3.7 moving to beta tomorrowish
avi at beta4.com
Wed Mar 31 00:09:26 UTC 2004
On Mar 30, 2004, at 3:57 PM, Bill Schwab wrote:
> An overly blunt way to look at unicode is that it offers us an
> opportunity to double the storage requirements for all of our text.
> In fact, one device that I have encountered uses "unicode" (it likely
> predates the standards), and ends up doing precisely that - each
> character it sends is followed by a gratuitous zero, in a world where
> every byte truly counts thanks to bandwidth restrictions.
> I understand the value of unicode, and want Squeak to embrace it.
> However, is unicode something that many of us would want to disable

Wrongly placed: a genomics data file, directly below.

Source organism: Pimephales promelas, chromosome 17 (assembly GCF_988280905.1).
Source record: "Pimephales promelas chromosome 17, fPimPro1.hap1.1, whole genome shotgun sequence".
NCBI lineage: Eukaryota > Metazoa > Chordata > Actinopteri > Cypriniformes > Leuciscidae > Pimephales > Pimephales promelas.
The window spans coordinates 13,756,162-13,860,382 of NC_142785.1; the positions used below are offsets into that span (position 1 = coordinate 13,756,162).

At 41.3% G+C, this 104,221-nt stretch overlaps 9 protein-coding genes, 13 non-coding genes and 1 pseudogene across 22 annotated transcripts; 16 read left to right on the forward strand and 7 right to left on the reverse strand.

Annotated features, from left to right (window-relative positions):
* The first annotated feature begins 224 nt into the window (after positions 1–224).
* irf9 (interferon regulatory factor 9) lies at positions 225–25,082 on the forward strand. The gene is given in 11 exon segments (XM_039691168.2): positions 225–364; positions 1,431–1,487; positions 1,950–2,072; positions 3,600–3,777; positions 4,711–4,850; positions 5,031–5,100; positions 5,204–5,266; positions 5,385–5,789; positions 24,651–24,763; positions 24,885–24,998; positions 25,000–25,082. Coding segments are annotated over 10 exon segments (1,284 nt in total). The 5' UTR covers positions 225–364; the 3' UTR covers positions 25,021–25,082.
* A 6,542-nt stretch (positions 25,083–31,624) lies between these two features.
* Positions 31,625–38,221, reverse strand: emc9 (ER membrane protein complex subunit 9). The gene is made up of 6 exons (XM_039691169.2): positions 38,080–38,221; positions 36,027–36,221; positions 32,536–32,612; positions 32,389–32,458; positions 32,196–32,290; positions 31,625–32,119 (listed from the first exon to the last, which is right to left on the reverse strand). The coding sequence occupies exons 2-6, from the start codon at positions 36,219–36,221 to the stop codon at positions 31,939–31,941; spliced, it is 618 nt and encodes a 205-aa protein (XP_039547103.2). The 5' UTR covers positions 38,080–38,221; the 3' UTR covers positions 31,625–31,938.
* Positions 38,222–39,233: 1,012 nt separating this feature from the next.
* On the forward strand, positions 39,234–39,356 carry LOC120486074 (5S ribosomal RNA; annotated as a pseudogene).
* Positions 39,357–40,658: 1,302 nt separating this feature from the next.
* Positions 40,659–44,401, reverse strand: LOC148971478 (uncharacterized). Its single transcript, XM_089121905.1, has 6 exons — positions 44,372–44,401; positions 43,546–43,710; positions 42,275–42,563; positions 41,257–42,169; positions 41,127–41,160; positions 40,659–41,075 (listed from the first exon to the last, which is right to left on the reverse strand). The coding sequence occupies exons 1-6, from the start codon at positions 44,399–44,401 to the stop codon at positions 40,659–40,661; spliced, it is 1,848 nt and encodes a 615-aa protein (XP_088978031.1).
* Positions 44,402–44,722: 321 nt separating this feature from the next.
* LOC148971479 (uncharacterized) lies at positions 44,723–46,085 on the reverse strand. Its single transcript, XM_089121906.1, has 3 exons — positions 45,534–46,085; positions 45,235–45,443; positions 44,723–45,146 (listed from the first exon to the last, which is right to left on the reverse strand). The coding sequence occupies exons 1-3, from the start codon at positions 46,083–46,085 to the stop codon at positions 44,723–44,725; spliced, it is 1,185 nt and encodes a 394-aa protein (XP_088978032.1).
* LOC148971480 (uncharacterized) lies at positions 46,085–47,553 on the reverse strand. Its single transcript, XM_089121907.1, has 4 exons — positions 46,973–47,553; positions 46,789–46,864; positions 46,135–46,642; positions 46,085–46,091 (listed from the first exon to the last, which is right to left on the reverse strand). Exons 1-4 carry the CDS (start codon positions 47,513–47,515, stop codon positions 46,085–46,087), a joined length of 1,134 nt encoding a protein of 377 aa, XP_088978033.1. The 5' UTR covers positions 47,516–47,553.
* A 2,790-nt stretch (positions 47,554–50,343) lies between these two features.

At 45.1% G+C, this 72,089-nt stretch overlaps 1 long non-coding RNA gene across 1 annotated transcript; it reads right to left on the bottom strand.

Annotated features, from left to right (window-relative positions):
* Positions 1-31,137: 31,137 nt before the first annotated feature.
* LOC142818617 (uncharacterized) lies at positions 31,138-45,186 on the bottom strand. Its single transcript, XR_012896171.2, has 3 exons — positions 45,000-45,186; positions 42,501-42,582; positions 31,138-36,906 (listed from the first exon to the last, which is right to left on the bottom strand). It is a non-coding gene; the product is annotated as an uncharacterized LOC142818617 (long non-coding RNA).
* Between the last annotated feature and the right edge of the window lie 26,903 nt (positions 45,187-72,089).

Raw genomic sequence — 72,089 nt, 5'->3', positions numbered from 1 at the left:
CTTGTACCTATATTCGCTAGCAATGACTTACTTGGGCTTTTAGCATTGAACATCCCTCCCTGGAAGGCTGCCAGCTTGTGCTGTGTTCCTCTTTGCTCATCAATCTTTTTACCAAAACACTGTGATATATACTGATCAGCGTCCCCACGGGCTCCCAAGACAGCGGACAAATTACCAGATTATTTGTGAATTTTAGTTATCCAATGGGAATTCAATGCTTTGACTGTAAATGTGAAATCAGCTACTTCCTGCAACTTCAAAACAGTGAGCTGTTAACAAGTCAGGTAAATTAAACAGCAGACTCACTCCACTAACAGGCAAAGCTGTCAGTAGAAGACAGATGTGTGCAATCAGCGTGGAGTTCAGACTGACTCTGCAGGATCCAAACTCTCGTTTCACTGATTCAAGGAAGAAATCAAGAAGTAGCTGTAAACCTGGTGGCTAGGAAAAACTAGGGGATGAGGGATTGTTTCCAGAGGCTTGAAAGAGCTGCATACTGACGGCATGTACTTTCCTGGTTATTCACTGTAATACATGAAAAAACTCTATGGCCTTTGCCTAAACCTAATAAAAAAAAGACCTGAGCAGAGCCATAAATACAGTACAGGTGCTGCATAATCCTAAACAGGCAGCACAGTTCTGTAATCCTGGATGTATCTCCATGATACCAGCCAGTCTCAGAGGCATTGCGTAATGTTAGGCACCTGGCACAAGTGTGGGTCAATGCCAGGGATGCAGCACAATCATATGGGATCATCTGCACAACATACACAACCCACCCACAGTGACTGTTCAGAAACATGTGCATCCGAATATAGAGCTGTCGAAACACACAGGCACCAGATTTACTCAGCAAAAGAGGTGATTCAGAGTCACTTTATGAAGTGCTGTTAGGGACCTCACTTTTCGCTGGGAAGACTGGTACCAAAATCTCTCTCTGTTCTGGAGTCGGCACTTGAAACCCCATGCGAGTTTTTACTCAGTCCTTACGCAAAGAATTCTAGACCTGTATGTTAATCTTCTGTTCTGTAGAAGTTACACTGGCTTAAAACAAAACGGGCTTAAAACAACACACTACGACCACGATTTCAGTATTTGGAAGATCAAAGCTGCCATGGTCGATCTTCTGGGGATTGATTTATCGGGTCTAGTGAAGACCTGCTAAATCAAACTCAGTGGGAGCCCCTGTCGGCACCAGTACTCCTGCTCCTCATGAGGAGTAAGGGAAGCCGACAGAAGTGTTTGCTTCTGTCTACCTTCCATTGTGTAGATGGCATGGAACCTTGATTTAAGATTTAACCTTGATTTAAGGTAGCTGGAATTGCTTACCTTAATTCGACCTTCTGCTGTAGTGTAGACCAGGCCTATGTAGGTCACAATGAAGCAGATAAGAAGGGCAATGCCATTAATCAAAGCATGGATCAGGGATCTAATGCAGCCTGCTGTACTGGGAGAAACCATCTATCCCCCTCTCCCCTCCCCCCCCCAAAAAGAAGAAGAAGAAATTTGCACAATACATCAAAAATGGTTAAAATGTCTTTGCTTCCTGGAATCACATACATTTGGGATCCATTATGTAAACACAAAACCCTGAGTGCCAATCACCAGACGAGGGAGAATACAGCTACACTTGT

> most of the time? I ask because, if true, we might want another
> solution to the underscore/:= collision.
No. I'm far from expert in this area, but my understanding is this:
UTF-8, which is the most common encoding for unicode, uses a single
byte to encode unicode/ascii values from 0-127. Larger values get the
high bit set and use multiple bytes. So for 7-bit ascii text, UTF-8
doesn't take any extra space.
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